[buug] lvm issue
Michael.Paoli at cal.berkeley.edu
Fri Aug 31 18:35:45 PDT 2007
Well, it might help if you told us some more details, and what you did
and didn't try already - and what results that gave you.
Knowing the LVM version (of the LVM packages and such, and perhaps of
the LVM volume groups also) might also be quite informative ... and
perhaps also the operating system version (I was almost going to say
could be most any ... including even HP-UX ... but
/dev/jj-internal/usr tends to make me think it's probably not HP-UX).
Of course with LVM being open source, dear knows what it may be
ported to and running under (though it would mostly behave about the
Anyway, how about these items for starters:
Have you confirmed that nothing (most notably PIDs) is still using
any of the LVMs - e.g. nothing using those LVM filesystems (if still
mounted) or LVM devices (such as a database using a raw LVM device
file)? If those LVM files are in use, one will likely need to
terminate those PIDs, or at least have those PIDs no longer using
those files or filesystems. If the PIDs get to be hung and
unkillible due to I/O errors (from the devices being gone) it may
turn out that not everything can be freed up (without either a
reboot, or at least providing the device back again - or possibly
some other device that would at least allow hung reads/writes to
proceed ... even if the data would be inconsistent).
Have you lvremove(8)d the LVs? Did you try the --force option?
Have you vgreduce(8)d the VG to zero size (if that's the only device
in the VG) or completely removed the device from the VG via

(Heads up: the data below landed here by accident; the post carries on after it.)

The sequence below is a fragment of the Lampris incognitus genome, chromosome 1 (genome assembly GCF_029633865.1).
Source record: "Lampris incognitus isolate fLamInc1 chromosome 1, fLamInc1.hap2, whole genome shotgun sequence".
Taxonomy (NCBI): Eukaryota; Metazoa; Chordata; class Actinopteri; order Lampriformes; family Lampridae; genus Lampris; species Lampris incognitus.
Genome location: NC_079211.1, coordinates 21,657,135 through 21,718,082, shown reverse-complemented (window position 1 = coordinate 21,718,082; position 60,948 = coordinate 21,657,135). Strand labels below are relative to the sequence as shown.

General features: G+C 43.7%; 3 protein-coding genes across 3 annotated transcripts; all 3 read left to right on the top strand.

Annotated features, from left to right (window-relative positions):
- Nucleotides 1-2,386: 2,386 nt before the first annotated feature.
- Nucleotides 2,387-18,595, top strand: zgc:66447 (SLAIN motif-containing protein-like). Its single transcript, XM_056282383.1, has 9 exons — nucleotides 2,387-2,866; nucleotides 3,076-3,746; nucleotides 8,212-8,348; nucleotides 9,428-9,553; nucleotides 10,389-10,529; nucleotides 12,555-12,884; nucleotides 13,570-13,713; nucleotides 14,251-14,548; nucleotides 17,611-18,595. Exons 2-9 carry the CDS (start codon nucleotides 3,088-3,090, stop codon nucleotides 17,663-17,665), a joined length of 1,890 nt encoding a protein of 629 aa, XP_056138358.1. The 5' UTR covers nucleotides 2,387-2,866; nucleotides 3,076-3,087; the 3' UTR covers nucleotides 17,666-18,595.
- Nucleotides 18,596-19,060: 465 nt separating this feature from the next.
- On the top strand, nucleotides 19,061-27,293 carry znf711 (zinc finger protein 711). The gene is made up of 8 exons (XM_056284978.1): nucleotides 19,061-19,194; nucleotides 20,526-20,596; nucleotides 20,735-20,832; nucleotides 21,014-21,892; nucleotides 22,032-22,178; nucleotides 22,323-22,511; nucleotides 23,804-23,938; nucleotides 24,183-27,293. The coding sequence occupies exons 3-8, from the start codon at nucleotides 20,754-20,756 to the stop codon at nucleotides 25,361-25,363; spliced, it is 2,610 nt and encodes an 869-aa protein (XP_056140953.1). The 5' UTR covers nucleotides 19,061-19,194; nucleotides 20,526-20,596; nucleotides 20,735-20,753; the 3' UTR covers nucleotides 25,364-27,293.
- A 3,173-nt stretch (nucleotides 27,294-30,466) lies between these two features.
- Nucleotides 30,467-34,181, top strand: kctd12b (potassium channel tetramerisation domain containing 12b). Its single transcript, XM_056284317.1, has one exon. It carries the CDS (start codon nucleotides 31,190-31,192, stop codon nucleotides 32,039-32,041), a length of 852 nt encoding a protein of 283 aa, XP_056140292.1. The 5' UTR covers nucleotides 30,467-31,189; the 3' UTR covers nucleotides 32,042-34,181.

vgreduce(8) if the VG also spans other device(s)?
Were you then able to vgchange(8) -a n the VG (if nothing else was in
Were you then able to vgremove(8) the VG (if it uses/used no other
If not, at what point did things fail? What error diagnostics? What
return code (exit value)? Does your man page for the command that
was attempted and failed tell us the particular significance of that
I don't think vgscan(8) - at least in in general - removes LVM stuff.
It's mostly used to pick up and add LVM devices that aren't already
known to LVM.
I could probably create a similar scenario and "solve" it, but it may
not be applicable, or applicable in quite the same way as in your
case. After all, we're trying to find solution to your problem, not
to the problem I haven't created yet :-).
Quoting John de la Garza <john at jjdev.com>:
> I had an external device hooked up to my box and it got removed
> without first deactivating the lvm volume group.
> Now, I can't get the logical volumes or vol group out of the kernel.
> I am trying to run vgscan but get this:
> root at darkstar:~# vgscan
> Reading all physical volumes. This may take a while...
> /dev/jj-internal/usr: read failed after 0 of 4096 at 8589869056:
> Input/output error
> /dev/jj-internal/usr: read failed after 0 of 4096 at 0: Input/output
> I'd like to be able to fix this with out rebooting. Anyone know how
> to clear these unreadable devices out?
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